Yet United could not profit. One handy JP McGovern cross reached Andy Welsh at the back stick, but it seemed to catch the winger by surprise and the chance drifted by. And Scunthorpe duly found their stride, coming energetically down the middle through Sodje, who lured O’Hanlon into a bookable foul, before Niall Canavan volleyed wide and O’Hanlon scuffed a clearance to Josh Walker, the midfielder failing to beat Mark Gillespie.

These were ominous signs and after Sam Slocombe had dealt with a tricky Matty Robson cross, United buckled. Frank Simek needed a team-mate to tell him that he did not need to head the ball hastily from his right-back zone, but the call did not come, and Duffy was able to collect, cut onto his right foot and whip over a fine cross which Sodje, in front of O’Hanlon, headed home.

Travelling fans were advised not to adjust their sets. O’Hanlon had indeed been outdone by a big opponent. If any player has earned an off-day lately it is probably the new boy but nobody else in a green shirt could contain Scunthorpe in the spell that followed. Five minutes after Sodje's strike, Tom Newey forced a corner, Duffy bent it onto Reid’s head, the hosts toasted a simple second goal and then nearly added more, through Hawley and Newey.

In this sort of mood, with his twists, turns and clever shifts of direction, Hawley must be an infuriating customer for defenders. Livesey will have tussled with the former Blues striker hundreds of times on the training ground but neither he nor his team-mates ever looked on top of the 31-year-old. After McGovern had shot wide for United, Hawley again outfoxed O’Hanlon but Sodje’s finish was ruled out for offside.

Carlisle themselves were unable to click out wide or down the middle. There was nobody to match the imagination of Duffy, who sent a beautiful chip to Hawley, only to see the forward fall over as he went past Livesey. And yet, improbably, the half ended in United’s favour. Finally Rory Loy’s willing front-running got him the ball close to the box. He spun sharply and shot just wide, via a deflection. Then Lee Miller, whose winning of free-kicks was upsetting many home fans, managed to work the ball infield from the left, allowing Berrett to stride forward and, after a stumble, fizz the shot past Slocombe from 25 yards.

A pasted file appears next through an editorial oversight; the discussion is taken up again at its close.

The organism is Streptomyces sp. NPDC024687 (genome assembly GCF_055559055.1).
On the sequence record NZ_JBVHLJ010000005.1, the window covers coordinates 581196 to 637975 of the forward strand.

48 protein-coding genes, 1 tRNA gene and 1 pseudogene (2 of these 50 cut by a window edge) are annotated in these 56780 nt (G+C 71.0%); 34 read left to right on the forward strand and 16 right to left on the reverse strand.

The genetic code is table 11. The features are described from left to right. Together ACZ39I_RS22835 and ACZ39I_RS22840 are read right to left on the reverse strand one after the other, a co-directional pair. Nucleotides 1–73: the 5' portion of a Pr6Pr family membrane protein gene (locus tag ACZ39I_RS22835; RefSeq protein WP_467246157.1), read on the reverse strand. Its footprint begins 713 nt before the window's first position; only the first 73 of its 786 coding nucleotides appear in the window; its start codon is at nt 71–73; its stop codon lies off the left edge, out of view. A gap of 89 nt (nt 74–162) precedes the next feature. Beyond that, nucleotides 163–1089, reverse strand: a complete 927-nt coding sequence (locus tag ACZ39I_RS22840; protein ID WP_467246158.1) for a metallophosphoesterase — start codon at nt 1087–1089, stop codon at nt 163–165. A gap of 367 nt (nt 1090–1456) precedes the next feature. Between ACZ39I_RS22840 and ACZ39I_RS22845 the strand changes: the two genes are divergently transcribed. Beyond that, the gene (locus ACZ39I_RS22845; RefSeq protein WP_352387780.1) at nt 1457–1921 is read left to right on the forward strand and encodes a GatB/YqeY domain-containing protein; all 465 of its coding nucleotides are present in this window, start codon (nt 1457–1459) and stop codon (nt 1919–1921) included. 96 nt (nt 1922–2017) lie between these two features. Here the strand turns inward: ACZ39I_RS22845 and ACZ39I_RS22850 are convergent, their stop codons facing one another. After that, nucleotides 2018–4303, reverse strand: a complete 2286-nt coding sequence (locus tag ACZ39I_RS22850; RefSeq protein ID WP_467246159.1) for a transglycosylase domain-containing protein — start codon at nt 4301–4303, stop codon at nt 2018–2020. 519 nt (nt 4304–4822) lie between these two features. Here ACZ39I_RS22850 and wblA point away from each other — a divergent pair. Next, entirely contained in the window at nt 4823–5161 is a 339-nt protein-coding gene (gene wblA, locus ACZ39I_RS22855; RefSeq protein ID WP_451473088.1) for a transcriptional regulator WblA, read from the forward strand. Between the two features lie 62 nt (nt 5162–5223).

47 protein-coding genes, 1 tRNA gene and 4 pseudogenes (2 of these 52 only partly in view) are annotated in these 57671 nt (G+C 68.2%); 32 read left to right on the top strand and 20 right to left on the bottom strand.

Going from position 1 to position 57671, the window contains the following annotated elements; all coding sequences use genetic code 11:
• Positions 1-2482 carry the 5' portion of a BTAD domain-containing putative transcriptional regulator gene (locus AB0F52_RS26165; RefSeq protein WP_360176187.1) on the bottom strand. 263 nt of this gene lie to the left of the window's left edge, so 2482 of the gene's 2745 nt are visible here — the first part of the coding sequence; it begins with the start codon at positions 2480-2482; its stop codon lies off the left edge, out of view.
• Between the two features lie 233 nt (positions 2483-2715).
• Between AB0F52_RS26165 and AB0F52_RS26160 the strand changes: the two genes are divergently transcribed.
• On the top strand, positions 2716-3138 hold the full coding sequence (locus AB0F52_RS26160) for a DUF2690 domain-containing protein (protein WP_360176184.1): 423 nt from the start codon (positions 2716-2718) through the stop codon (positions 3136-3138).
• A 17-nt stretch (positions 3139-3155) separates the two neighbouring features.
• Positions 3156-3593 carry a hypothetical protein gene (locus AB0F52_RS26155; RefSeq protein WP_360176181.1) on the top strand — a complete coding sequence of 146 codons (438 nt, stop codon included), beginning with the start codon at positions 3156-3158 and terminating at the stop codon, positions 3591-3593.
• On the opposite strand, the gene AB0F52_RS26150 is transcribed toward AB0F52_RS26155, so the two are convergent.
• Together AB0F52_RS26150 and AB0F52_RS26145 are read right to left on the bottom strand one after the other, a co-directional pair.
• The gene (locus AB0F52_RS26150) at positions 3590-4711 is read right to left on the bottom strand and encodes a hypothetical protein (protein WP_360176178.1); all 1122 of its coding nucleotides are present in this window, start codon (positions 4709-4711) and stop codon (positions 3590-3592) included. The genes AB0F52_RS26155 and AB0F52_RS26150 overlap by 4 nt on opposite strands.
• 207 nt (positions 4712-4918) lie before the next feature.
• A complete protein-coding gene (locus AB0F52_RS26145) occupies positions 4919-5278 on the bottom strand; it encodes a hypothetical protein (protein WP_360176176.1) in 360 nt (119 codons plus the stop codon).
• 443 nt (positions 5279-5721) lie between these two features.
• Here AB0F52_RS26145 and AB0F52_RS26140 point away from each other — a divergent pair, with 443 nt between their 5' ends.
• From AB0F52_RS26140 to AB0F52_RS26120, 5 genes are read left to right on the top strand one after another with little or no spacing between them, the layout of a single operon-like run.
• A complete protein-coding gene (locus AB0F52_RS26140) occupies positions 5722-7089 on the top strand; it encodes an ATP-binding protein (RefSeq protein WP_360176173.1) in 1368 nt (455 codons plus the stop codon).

United – who then survived a Sodje header that came off the post – had played their joker with Berrett’s first league goal since August. Out of nothing there was a path back into the contest. Abbott tried to eat into any Scunthorpe doubts at the break by bringing on Dave Symington, scorer of a sensational free-kick in the previous meeting, for the disappointing Welsh.

Typically, the young man put some new life into Carlisle’s work. In a flash he was breaking down the right and whipping a demon of a cross through the box, which somehow eluded several green bodies. Then a scare at the other end, as Jimmy Ryan blocked a clearance with both hands yet was allowed to continue, shooting over from a handy spot.

This now opened up into an end-to-end affair, with United raising their urgency levels and Scunthorpe seeking quick breaks. A Loy surge saw Symington aim a cross to Miller, but the striker was on his heels and could only pass the ball to Slocombe. O’Hanlon was next to try from distance – wide – and then Symington uncorked a familiar free-kick, Slocombe’s sharp dive denying the youngster.

So no heroics this time. Then Duffy, as if to remind us that there were other set-piece maestros on the park, curled one wide for the hosts, after which Ryan missed from the right after ambushing Robson and Hawley went even closer, after spinning away from Livesey.